Wednesday, 13 September 2006

Human rights in Canada

Dennis O'Connor's report into the Maher Arar affair should be released on Monday, and two other men who, like Arar, suffered torture in Syrian prisons are hoping for vindication also.

Warren Allmand, a Liberal cabinet minister in the 1970s and 80s who now heads the Montreal-based International Civil Liberties Monitoring Group, said the key question in all the cases is whether Canada knowingly participated in the "out-sourced torture" of its citizens.

"It is not merely a question of whether there was negligence (but) whether these shameful incidents were carried out deliberately," said Allmand.

"What does all this say about the rule of law in Canada? Can officials and intelligence officers suspend the law and the Constitution to suit their own purposes?"

We must not fall into the trap of considering this to be a political issue pitting the left against the right. The Anti-terrorist Act was passed by a Liberal government and has not been seriously challenged by the Conservatives; "extraordinary rendition" first saw the light of day under Bill Clinton and has been extensively used under Bush's administration. There is blame and shame enough for everybody.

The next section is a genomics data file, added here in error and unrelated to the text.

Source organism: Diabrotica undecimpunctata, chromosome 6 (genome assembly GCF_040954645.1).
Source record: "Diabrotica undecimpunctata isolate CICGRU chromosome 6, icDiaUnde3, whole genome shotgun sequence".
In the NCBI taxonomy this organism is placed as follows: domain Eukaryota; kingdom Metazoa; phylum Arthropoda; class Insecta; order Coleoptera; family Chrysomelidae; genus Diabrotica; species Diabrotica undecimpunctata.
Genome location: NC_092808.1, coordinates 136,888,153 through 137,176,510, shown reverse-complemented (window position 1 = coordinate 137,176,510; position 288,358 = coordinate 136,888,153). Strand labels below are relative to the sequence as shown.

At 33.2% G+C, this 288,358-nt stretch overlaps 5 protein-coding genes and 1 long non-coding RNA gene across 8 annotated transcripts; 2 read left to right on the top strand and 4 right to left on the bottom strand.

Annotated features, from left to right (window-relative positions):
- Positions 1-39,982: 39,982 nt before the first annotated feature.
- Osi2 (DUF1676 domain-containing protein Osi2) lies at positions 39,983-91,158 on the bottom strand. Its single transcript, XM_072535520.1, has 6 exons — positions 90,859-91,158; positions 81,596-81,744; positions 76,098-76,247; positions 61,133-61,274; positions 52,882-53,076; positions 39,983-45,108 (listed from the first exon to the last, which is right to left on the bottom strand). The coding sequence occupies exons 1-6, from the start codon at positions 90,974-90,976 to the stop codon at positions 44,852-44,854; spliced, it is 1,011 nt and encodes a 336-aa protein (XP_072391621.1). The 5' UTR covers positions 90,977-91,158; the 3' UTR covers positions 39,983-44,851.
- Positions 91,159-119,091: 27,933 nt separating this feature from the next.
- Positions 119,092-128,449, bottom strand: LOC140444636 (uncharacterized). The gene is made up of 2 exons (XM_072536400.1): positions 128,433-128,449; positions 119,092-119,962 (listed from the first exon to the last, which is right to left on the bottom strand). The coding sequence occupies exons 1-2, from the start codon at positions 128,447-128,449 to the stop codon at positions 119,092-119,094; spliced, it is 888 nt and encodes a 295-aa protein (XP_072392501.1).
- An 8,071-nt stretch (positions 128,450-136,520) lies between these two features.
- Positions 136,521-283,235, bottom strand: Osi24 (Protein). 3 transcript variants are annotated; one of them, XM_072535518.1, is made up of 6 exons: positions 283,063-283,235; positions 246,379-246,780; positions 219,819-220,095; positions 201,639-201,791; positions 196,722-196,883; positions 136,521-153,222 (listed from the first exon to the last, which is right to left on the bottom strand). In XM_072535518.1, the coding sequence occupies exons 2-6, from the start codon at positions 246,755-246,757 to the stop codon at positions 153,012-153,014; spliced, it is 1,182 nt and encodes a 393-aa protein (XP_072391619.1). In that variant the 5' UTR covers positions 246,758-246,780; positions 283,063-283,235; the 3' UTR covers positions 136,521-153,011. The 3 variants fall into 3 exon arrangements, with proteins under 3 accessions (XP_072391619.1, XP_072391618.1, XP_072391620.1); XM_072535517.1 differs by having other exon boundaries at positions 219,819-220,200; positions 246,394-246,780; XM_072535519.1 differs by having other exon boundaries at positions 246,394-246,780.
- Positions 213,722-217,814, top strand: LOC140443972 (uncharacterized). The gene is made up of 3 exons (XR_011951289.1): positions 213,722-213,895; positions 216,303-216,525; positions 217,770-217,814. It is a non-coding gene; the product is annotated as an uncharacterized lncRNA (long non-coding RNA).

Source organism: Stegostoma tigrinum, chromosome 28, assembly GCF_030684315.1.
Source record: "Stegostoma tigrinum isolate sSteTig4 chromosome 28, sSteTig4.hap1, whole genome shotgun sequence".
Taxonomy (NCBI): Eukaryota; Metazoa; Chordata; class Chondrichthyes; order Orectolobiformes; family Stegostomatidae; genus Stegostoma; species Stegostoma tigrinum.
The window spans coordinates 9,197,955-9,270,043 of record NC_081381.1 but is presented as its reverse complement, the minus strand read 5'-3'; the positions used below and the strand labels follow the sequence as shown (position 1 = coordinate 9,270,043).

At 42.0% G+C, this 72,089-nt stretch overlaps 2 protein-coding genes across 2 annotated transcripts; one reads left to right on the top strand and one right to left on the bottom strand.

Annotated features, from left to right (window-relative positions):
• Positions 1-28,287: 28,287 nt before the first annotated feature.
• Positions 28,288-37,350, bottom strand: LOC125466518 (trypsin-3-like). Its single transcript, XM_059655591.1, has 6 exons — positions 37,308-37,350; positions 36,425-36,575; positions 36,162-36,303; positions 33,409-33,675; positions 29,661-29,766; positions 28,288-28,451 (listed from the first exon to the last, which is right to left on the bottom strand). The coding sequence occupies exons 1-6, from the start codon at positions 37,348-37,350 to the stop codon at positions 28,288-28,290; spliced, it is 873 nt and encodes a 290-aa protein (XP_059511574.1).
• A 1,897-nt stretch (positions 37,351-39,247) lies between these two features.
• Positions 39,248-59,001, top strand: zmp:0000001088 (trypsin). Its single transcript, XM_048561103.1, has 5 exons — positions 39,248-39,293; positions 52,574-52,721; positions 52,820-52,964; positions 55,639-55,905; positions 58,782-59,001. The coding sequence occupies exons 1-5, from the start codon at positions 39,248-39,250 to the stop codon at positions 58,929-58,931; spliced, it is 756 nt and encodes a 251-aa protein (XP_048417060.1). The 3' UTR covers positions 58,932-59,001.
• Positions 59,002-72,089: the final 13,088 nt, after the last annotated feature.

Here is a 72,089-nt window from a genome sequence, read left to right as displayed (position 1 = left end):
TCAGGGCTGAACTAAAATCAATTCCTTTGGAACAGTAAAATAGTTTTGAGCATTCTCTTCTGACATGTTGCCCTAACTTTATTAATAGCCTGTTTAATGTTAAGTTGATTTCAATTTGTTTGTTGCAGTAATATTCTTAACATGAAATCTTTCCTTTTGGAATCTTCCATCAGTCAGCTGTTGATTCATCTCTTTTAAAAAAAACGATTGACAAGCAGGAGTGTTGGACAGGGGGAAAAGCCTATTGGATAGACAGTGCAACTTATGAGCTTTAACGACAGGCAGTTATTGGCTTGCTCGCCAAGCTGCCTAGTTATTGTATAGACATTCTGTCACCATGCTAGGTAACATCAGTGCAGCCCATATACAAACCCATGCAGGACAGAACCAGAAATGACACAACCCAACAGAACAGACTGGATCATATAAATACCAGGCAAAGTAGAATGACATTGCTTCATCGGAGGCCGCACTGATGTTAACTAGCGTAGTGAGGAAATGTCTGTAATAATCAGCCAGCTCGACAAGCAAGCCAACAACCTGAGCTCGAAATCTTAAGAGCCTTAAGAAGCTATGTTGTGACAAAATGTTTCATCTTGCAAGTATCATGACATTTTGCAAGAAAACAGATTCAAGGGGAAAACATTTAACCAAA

The issues here transcend political affilitation and empty-headed posturing. They are vital to conserving our liberal democracies and people from both ends of the political spectrum and points in between should be united in calling for an end to this kind of blatant injustice.

Please, contact your MP, Prime Minister, Senator, Congressman, President or anyone else with a voice in this matter and express your concern.

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